Every spring semester Tony Palmer come to Lithuania to teach Kazimieras Simonavičius University (KSU) Aviation Management students. He is an aviation expert and has a great experience in the industry. “I like sharing my experience, delegating and seeing people grow”, says Tony.
Aviation is one of the fastest growing sectors in the world. How do you think, what are the reasons of this growth?
With population growth, increasing disposable income and hence propensity to travel, aviation will continue to grow to fill available infrastructure capacity. You didn’t ask if there are reasons this growth might be constrained and if you had I would say that environmental performance has to improve or growth may be restricted.
How young people may take an advantage of this situation?
There are many ways – travel and see the world or work in the industry. Fares are always going down in real terms – more airlines are striving for lower costs so they can compete so more places become accessible. With a bigger industry there are many roles in and serving the industry so study Aviation or Tourism for example and find a role.
What are the advantages of working in aviation sector?
This depends on the person – for me the industry has been great fun, provided many great experiences. I’ve travelled well and I’ve learned a lot!
Tell us more about your teaching experience. Why do you like teaching? Do you teach only at KSU?
I trained as an Engineer and then worked in Commercial Planning and Airline Strategy – my management style was as a coach. I was a mentor for new graduate entrants. I like sharing my experience, delegating and seeing people grow. As a consultant I delivered commercial training programmes to airlines and I was an interim manager (and coach) when a senior manager was in hospital for a long time. I then started teaching BSc students at my Alma Mata Kingston University, then took on a MSc course in France and now KSU in Vilnius. I have also been an external examiner at another UK University.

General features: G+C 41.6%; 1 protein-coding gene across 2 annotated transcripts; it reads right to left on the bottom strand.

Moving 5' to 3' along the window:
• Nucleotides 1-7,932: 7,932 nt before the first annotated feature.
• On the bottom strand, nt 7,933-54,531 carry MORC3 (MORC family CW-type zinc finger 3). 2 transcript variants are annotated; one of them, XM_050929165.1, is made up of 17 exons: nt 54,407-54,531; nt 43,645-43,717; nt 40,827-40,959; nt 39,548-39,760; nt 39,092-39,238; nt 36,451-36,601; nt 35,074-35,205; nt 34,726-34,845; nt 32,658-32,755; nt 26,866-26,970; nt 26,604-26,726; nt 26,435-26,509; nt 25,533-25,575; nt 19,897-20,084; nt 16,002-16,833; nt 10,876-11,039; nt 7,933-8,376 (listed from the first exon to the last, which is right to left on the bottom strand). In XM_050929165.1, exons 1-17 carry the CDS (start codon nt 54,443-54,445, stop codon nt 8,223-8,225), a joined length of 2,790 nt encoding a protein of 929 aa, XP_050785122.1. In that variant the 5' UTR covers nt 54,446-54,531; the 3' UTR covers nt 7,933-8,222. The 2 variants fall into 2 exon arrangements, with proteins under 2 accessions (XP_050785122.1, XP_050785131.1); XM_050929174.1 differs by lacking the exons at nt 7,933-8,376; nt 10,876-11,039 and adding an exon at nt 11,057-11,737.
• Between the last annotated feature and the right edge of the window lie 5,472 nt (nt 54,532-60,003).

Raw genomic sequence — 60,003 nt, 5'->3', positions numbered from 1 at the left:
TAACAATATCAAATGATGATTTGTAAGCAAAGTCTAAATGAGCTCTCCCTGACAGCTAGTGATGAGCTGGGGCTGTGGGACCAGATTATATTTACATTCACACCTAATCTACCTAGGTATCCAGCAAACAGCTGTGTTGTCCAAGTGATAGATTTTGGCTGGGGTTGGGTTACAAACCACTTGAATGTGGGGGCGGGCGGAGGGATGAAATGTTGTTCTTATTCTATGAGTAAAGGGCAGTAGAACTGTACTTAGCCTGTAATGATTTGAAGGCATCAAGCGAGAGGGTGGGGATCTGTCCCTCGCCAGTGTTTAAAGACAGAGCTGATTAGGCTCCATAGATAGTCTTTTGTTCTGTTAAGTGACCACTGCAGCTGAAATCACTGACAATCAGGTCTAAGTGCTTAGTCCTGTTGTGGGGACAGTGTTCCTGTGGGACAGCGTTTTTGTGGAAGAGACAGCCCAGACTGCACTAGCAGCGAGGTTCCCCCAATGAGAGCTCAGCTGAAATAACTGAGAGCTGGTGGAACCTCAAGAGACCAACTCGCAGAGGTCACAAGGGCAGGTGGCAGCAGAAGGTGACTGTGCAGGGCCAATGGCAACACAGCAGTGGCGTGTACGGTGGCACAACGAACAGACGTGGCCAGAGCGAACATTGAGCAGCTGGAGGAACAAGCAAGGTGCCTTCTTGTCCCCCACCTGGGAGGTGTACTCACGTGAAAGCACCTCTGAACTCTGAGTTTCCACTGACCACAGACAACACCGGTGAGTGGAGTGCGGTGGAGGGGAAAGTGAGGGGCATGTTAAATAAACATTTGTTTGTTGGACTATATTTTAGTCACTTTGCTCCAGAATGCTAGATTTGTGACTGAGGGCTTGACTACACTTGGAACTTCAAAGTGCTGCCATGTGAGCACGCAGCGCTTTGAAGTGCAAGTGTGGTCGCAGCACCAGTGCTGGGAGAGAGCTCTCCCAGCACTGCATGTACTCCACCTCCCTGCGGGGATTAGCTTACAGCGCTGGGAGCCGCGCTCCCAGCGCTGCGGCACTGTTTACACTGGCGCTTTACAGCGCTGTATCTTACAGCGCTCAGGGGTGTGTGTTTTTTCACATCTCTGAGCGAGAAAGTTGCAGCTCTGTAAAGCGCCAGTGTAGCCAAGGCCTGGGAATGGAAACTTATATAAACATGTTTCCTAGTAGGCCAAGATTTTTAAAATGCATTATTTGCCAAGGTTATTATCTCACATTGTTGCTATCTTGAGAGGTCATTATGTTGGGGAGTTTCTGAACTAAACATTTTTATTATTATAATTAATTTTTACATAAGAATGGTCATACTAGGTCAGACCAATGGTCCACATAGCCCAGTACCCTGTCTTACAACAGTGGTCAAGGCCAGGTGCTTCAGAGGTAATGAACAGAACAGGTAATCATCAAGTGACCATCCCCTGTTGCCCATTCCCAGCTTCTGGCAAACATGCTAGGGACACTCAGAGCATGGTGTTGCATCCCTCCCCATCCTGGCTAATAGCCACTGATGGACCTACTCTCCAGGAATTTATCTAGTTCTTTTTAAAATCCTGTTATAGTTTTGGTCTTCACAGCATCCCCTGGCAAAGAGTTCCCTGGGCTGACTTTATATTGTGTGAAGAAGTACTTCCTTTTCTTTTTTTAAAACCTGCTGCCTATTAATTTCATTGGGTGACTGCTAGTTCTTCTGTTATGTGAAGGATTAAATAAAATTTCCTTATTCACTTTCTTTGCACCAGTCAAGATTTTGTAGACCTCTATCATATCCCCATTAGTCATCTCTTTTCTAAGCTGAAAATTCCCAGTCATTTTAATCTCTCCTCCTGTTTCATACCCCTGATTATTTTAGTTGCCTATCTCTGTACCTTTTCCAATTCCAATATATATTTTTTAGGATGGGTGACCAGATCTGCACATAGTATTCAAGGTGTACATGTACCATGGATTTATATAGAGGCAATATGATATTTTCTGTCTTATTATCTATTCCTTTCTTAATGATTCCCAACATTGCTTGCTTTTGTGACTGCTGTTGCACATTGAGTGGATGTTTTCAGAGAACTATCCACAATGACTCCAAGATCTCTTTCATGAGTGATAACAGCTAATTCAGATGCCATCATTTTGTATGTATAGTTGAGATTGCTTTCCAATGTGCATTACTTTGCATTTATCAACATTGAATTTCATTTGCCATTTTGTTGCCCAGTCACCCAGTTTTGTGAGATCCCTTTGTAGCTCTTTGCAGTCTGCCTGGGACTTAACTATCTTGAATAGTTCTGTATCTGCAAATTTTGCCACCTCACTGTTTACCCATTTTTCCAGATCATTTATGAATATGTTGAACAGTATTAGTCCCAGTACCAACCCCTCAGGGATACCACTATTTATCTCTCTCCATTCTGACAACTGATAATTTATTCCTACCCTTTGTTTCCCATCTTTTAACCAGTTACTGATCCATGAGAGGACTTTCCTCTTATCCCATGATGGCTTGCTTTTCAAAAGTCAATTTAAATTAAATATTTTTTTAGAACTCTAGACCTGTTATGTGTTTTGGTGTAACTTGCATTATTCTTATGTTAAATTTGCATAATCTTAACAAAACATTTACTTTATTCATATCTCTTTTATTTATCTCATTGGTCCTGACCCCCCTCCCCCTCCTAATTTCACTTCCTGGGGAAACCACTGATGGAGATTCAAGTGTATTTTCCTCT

Could you tell us more about the most significant projects you did?
I was flight test engineer on Concorde and 747. I was instrumental in getting the licence for the first non-stop flights from the UK to Japan! At British Airways I made some major changes in the flying programme, introduced a concept of ‘Schedule Quality’, was lead in several alliance projects and project managed the introduction of the new crew systems. I was in the start up team for 2 low cost airlines: Hapag-Lloyd Express in Germany and Thompson Fly in the UK.
How did you interest in kendo? What it means to you?
It is a very interesting martial art from Japan, which I took up when I was in my early 20’s – I was looking for a meaningful activity that had discipline and structure and more than a competitive sport. I practice an ‘old school’ I.e. one that pre-dates the modern sport kendo. It’s hard to explain how important Kendo is to me. The principles are about continuous learning and development and luckily no need to stop when you get past the age that competitive sport becomes difficult to sustain.
Do you see any similarities between kendo and aviation?
Like other industries Aviation succeeds when everyone involved seeks continuous improvement – in skills, performance, technology and service. In that way it’s the same. There are always similarities between activities but I wouldn’t go too far with this comparison.
Sometimes people say that aviation is an illness (in a good way, of course!). They say that once it catches you, you fell in love with it for the rest of your life. Do you agree?